The Startling Reason Dr. Fauci Fears a Future "Acceleration of Pandemics"

We may need to get used to global outbreaks unless we get climate change under control.

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As if the current global pandemic wasn't enough for us to worry about, there is growing concern that this might only be the beginning of what Anthony Fauci, MD, is calling a "pandemic era." Yes, dealing with deadly outbreaks like COVID-19 might be something we have to grow accustomed to in the near future. This ominous forecast comes from a paper that Fauci and another medical expert published in the scientific journal Cell, with the scientists attributing their grim outlook on pandemics to one factor in particular: Climate change.

In their report, Fauci and medical historian David Morens, MD, both of the National Institute of Allergy and Infectious Diseases, note that COVID-19 "is but the latest example of an unexpected, novel, and devastating pandemic disease. One can conclude from this recent experience that we have entered a pandemic era."

As for what's behind this surge of pandemics, Fauci and Morens say: "Land-management practices have been associated with re-emergences of Eastern equine encephalitis; deforestation with emergences of Zika and Hendra viruses; road-building and environmental degradation with the spread of Bolivian hemorrhagic fever and HIV (infections spread by truckers and truck stop prostitution); and poverty, crowding, and poor sanitation with re-emergences of many diseases such as tuberculosis and cholera."

In an interview with BuzzFeed News, Morens said, "I don't have a crystal ball, but what we are seeing looks very much like an acceleration of pandemics." He then cited deforestation, urban crowding, and wet markets for wild game as causes for these looming pandemics.

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How exactly does a global warming climate lead to more pandemics? In an interview with USA Today, Aaron Bernstein, MD, director of Harvard University's T.H. Chan C-CHAN, said, "We do know that climate change alters how we relate to other species on Earth and that matters to our health and our risk for infections." He added: "As the planet heats up, animals big and small, on land and in the sea, are headed to the poles to get out of the heat. That means animals are coming into contact with other animals they normally wouldn't, and that creates an opportunity for pathogens to get into new hosts."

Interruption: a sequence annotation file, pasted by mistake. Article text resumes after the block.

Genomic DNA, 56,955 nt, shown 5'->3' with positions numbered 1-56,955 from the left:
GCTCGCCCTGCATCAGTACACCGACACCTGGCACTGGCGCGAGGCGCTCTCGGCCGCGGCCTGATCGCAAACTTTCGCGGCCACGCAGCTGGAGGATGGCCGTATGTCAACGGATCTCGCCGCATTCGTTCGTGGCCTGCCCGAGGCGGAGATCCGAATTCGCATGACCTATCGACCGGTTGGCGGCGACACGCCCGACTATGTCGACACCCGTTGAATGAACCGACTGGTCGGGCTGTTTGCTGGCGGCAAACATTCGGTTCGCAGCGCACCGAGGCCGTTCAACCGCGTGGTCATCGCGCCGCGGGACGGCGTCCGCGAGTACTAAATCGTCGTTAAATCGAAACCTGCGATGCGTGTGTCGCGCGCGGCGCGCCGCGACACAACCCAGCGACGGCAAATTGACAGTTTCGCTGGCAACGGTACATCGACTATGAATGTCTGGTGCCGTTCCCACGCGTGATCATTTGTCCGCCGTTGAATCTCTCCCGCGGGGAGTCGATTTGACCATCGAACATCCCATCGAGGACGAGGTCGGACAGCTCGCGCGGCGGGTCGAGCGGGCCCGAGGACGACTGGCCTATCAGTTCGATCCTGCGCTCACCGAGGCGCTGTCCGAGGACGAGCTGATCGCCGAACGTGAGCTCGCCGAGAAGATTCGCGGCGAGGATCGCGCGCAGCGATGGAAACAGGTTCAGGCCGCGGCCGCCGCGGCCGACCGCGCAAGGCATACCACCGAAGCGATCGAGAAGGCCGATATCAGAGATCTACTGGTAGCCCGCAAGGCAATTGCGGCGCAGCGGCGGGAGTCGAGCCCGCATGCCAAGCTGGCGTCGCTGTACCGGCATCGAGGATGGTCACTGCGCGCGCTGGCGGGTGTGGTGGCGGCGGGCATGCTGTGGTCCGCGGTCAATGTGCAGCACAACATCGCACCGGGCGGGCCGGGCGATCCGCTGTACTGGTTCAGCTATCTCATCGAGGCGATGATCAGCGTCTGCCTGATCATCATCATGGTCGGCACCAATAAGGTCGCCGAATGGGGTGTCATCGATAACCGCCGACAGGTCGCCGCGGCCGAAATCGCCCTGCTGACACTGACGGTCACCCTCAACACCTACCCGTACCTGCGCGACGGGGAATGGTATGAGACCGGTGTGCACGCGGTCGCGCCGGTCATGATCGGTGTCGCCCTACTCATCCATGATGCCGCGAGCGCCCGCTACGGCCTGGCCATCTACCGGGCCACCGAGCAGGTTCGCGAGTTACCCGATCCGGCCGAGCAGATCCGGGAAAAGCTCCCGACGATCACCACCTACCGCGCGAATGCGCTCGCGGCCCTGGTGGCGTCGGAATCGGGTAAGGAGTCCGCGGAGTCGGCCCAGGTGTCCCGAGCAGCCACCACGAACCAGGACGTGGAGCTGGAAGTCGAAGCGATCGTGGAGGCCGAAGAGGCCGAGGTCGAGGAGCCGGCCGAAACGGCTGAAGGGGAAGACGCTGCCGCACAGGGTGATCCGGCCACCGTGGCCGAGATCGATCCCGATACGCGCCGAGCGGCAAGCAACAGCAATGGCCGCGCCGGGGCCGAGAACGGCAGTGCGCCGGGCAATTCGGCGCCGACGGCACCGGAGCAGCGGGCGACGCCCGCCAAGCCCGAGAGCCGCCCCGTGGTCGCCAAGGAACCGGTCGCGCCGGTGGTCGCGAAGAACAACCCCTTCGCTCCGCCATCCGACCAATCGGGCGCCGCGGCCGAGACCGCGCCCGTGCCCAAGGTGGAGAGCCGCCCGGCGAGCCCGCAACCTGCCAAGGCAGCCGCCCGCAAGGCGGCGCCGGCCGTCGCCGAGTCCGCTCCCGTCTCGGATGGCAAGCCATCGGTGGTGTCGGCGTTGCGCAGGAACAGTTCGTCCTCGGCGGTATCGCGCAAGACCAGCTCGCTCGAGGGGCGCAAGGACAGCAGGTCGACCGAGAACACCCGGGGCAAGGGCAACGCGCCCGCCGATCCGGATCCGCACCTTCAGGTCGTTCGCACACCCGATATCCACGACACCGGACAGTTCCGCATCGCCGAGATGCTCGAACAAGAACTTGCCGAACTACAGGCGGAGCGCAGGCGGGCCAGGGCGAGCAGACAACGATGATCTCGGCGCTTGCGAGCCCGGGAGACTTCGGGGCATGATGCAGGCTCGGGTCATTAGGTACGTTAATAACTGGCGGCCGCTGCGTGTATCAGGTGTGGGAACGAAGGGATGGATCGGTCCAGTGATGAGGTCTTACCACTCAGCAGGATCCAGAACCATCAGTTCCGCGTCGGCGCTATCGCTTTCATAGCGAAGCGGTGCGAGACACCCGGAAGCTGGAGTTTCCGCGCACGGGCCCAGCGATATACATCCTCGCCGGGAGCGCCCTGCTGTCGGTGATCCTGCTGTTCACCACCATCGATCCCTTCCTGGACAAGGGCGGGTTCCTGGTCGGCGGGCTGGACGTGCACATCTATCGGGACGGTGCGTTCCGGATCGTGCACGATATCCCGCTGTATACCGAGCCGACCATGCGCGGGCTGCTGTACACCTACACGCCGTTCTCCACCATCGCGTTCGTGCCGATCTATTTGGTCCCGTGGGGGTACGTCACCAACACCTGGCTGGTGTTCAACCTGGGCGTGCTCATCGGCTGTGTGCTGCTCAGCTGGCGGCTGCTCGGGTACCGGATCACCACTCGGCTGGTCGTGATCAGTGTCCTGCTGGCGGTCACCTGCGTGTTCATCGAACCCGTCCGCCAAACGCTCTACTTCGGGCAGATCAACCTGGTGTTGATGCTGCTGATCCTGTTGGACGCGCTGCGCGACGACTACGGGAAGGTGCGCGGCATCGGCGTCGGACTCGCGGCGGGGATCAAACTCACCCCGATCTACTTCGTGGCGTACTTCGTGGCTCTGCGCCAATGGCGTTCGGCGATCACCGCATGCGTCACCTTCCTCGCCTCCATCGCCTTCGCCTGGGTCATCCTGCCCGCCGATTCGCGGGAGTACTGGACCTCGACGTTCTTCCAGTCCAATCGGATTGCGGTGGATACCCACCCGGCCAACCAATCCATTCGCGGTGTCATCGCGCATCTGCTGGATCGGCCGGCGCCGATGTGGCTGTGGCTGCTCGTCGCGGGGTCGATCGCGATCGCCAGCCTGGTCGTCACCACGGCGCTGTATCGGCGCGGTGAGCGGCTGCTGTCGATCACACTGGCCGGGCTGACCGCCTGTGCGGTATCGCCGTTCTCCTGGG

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But that's not the only way climate change can contribute to pandemics. Jeff Masters, PhD, a meteorologist who contributes to Yale Climate Connections, noted that an increase in heat waves leads to more people spending more time indoors in air-conditioned spaces, where pathogens can spread via recycled air.

Masters also told USA Today that the global reach of diseases spread by mosquitoes is worsened by climate change, too. Malaria, Zika, chikungunya, dengue fever, and the West Nile virus are all more likely to spread into areas where they currently are not endemic due to warmer climates.

So as the global ecosystem gets warmer, more living creatures are traveling further from where they had long remained—and this new interspecies commingling is leading to more novel pathogens for us to combat. And for more on the current pandemic, check out This Is When Experts Say the Next COVID Surge Will Happen in the U.S.

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